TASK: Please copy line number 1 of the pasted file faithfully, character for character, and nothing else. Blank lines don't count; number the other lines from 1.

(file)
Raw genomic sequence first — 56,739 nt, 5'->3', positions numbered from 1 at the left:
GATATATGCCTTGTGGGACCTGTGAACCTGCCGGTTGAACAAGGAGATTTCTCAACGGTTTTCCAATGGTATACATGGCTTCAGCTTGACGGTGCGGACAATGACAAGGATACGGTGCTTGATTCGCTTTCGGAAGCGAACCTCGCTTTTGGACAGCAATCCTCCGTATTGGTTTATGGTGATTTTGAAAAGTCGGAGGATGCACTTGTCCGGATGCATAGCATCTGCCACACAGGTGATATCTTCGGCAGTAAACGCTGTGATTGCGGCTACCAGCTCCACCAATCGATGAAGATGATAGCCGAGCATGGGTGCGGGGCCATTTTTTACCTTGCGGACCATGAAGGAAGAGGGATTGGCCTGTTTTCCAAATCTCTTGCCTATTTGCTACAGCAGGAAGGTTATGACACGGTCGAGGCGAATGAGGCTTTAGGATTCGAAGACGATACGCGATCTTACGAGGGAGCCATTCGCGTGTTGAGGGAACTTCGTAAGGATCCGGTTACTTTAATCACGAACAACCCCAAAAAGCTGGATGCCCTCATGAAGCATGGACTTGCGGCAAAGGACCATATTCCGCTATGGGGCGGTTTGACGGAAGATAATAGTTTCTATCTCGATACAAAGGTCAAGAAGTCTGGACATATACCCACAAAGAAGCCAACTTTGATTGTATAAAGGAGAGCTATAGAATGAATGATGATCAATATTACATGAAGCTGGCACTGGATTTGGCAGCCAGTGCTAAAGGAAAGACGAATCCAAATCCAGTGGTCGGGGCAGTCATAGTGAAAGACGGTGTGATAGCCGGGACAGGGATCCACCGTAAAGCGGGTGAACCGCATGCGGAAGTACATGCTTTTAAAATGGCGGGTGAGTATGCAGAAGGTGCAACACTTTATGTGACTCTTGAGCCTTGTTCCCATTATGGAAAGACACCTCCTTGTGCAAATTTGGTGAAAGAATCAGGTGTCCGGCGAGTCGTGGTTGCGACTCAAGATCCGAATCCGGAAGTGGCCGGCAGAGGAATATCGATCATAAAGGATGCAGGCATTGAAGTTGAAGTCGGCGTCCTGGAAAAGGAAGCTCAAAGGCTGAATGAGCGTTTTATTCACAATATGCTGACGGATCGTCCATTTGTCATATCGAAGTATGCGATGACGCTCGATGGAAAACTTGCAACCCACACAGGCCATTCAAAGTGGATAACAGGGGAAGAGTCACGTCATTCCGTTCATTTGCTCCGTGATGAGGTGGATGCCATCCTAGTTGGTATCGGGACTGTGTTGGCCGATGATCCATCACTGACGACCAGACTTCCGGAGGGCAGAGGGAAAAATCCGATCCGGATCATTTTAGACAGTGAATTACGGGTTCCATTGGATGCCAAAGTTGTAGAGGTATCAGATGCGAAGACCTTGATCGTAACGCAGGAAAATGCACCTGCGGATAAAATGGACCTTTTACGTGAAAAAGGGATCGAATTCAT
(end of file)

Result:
Raw genomic sequence first — 56,739 nt, 5'->3', positions numbered from 1 at the left: